EGU21-3401, updated on 03 Mar 2021
https://doi.org/10.5194/egusphere-egu21-3401
EGU General Assembly 2021
© Author(s) 2021. This work is distributed under
the Creative Commons Attribution 4.0 License.

Miniature tropics and bi-diurnal oscillations

Jan O. Haerter1,2,3, Gorm Gruner Jensen3, and Romain Fiévet3
Jan O. Haerter et al.
  • 1Leibniz Centre for Tropical Marine Research, Bremen, Germany (haerter@nbi.ku.dk)
  • 2Jacobs University Bremen, Bremen, Germany
  • 3Niels Bohr Institute, University of Copenhagen, Copenhagen, Denmark

Convective self-aggregation is a well-studied atmospheric state, obtained in typically multi-week idealized numerical experiments, where boundary conditions are constant and spatially homogeneous. As radiative convective equilibrium is approached, the atmosphere develops a heavily precipitating moist patch, which is surrounded by subsiding, cloud-free regions. It was recently shown that a homogeneous, but temporally oscillating surface temperature can quickly lead to the emergence of so-called mesoscale convective systems (MCS, diameters of >100 km) - on temporal scales of only a few days. Furthermore, the patterns formed by these MCS remind of checkerboards, and alternate from day to day [1].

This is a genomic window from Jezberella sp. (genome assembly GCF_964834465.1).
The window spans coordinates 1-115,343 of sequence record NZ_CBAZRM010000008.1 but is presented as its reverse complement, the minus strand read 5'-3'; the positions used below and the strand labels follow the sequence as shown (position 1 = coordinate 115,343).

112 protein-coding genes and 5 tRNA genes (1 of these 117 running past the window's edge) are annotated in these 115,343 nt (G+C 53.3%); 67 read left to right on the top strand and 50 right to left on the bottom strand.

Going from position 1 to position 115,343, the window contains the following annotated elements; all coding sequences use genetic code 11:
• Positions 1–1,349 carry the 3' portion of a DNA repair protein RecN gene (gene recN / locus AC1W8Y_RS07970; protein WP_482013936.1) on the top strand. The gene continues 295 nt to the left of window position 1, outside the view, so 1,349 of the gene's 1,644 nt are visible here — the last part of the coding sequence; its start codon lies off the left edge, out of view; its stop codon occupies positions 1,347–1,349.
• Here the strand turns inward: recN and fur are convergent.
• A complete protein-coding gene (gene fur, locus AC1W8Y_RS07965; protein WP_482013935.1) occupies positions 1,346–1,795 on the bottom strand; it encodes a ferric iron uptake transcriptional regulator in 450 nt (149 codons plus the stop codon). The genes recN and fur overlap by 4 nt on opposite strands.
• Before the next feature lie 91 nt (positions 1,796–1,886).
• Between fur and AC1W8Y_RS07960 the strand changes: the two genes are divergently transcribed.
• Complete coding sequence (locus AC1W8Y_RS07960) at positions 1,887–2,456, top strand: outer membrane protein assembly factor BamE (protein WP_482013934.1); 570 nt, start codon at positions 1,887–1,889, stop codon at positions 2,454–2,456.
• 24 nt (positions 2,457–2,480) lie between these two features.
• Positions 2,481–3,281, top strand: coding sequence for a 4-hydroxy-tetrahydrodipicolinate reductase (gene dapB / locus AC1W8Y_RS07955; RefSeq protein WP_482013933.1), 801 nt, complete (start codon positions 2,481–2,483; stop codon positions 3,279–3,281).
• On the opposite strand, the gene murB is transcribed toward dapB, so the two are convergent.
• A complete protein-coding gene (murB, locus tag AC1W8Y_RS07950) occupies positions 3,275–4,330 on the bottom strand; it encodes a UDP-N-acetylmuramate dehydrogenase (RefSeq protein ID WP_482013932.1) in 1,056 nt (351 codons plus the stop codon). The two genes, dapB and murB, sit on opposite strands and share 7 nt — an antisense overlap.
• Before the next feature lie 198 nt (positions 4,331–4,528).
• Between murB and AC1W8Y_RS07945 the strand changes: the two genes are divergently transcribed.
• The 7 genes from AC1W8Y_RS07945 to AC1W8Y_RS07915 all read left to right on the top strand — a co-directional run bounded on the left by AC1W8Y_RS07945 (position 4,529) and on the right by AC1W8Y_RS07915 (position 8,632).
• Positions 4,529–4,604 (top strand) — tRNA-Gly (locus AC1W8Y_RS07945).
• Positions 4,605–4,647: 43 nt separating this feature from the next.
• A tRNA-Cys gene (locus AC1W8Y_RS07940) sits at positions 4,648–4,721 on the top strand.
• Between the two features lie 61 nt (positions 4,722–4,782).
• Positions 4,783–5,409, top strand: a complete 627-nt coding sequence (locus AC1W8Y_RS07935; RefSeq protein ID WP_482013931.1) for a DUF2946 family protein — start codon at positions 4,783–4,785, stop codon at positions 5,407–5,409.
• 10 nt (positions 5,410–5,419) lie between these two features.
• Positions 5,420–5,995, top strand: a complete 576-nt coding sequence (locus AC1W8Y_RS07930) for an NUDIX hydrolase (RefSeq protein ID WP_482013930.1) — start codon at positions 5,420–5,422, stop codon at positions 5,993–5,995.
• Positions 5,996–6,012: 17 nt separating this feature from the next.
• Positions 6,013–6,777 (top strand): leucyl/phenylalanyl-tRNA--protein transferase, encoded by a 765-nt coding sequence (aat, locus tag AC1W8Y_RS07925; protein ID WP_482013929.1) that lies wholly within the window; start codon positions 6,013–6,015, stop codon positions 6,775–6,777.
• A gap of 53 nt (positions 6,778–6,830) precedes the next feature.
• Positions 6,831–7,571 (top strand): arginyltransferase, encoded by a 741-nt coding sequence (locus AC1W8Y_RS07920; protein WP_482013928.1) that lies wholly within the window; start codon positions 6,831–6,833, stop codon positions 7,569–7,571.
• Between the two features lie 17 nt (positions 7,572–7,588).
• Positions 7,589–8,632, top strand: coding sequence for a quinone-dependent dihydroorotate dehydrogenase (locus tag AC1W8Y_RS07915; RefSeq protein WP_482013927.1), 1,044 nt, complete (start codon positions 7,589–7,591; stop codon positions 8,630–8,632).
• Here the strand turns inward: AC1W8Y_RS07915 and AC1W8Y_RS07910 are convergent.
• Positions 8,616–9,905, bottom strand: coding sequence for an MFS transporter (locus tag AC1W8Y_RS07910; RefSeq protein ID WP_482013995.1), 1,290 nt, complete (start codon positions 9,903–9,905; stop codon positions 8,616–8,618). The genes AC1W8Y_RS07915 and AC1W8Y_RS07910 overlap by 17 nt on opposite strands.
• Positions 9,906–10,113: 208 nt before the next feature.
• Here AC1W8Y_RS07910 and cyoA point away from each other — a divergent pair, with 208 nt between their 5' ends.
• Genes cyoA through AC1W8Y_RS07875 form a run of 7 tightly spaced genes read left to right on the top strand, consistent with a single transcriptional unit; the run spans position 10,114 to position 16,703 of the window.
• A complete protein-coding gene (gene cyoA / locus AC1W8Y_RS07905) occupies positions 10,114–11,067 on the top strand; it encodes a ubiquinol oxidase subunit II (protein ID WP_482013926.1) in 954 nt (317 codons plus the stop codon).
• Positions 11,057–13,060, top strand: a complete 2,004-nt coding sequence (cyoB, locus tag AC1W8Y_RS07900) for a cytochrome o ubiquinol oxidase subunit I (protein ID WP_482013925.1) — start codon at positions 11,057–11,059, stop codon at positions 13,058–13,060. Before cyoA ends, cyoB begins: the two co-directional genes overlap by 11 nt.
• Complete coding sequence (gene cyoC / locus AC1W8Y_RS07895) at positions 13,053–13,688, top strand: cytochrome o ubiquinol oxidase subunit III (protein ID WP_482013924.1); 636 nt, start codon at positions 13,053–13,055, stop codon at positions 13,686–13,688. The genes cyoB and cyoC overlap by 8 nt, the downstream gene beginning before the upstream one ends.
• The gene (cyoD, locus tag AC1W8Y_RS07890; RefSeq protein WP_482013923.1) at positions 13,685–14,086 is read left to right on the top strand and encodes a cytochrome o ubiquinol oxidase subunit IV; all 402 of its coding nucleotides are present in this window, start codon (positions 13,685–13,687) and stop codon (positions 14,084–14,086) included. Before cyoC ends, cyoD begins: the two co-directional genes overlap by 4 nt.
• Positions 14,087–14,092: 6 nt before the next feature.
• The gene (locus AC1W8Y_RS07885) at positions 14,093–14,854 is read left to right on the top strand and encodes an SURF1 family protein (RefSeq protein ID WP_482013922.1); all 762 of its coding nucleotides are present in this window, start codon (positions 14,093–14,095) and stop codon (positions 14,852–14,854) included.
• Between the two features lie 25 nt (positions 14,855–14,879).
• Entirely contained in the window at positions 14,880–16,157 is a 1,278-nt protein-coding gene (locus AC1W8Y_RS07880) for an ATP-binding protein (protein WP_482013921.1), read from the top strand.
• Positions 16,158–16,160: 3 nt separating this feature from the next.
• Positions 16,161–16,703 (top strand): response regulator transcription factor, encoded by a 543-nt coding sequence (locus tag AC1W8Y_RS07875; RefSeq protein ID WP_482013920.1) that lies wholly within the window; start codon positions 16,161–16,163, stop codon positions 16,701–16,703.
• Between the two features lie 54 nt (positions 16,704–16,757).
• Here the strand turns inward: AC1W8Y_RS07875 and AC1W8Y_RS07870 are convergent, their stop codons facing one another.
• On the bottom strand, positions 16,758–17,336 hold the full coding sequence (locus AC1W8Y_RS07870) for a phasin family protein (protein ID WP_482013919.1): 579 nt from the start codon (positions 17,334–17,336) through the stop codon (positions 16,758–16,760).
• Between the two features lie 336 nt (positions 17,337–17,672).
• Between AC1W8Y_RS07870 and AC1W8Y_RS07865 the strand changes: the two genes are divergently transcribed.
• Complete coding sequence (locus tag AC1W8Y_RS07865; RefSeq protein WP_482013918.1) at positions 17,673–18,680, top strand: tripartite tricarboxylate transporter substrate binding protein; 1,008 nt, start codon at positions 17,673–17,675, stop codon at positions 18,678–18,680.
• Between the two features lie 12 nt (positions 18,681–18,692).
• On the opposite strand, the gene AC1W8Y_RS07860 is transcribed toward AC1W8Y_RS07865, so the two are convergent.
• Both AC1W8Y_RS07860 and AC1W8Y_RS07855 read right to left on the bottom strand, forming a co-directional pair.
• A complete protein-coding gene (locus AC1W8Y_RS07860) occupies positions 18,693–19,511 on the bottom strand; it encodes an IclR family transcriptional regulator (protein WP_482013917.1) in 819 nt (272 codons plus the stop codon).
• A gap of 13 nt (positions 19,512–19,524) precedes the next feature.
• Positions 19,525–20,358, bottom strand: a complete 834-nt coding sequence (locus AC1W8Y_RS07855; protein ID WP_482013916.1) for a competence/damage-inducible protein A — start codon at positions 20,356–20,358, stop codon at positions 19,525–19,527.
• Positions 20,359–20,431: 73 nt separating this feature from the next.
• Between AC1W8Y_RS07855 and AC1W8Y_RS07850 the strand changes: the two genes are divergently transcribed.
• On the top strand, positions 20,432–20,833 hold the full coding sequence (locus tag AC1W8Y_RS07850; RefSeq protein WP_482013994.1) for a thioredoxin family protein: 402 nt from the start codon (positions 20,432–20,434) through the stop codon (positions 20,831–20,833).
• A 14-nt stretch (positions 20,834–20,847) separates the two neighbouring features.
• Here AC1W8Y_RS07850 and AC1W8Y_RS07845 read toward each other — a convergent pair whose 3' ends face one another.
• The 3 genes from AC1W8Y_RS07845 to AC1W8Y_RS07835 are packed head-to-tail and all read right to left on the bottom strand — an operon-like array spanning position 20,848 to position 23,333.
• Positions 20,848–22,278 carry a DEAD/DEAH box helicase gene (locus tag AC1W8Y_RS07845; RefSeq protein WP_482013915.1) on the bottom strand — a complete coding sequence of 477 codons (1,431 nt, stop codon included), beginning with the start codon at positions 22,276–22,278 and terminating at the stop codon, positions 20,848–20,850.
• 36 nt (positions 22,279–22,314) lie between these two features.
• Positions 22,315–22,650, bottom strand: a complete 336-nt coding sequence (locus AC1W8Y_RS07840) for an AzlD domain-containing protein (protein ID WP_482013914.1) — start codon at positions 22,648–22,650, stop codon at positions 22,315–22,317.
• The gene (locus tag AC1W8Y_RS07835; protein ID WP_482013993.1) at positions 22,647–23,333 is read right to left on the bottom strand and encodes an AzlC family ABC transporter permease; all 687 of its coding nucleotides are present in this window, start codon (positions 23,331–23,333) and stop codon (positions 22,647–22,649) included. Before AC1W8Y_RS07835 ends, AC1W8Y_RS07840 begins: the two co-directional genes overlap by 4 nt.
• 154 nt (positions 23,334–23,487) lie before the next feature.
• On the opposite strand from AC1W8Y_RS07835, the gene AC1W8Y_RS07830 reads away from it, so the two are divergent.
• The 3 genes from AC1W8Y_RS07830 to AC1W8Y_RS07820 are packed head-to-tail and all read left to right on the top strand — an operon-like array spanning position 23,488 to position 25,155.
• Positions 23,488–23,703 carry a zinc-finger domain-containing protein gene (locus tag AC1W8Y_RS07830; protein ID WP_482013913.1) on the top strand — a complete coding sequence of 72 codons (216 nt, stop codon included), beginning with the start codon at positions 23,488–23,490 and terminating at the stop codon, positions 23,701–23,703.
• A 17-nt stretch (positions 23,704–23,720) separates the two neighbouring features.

We here extend this finding further, to add realism to the otherwise preserved idealization: Mimicking a form of “miniature tropics” we retain a laterally periodic domain (Lx, Ly), but impose spatial variation in mean surface temperature along one dimension - reminiscent of a meridional reduction in mean surface temperature, when moving poleward from the equator. By making the wavelength of spatial variation commensurate with domain size, we retail double-periodic lateral boundary conditions. When the diurnal cycle is set to zero, the system quickly organizes to a forcefully aggregated caricature of the actual tropics - with heavy convection near the equator and pronounced subsidence and enhanced long-wave cooling in the subtropics. When the diurnal cycle is increased, bi-diurnal temporal oscillations appear, which lead to a single precipitation peak centered on the equator on one day, but a bimodal meridional pattern with precipitation away from the equator on the next.

Our findings, obtained for a still idealized numerical experiment, may have implications for “edge intensifications” suggested from observations and numerical modeling of tropical precipitation patterns near the ITCZ [2,3].

[1] Haerter, J.O., Meyer, B. & Nissen, S.B. Diurnal self-aggregation. npj Clim Atmos Sci 3, 30 (2020). https://doi.org/10.1038/s41612-020-00132-z

[2] Mapes, B. E., E.-S. Chung, W. M. Hannah, H. Masunaga, A. J. Wimmers and C. S. Velden, 2018: The meandering margin of the meteorological moist Tropics, Geophys. Res. Lett., 45, 1177-1184. doi:10.1002/2017GL076440

[3] Windmiller, J. M., & Hohenegger, C. 2019: Convection on the edge. J. Adv. Model. Earth Syst., 11, 3959-3972, 10.1029/2019MS001820

How to cite: Haerter, J. O., Jensen, G. G., and Fiévet, R.: Miniature tropics and bi-diurnal oscillations, EGU General Assembly 2021, online, 19–30 Apr 2021, EGU21-3401, https://doi.org/10.5194/egusphere-egu21-3401, 2021.

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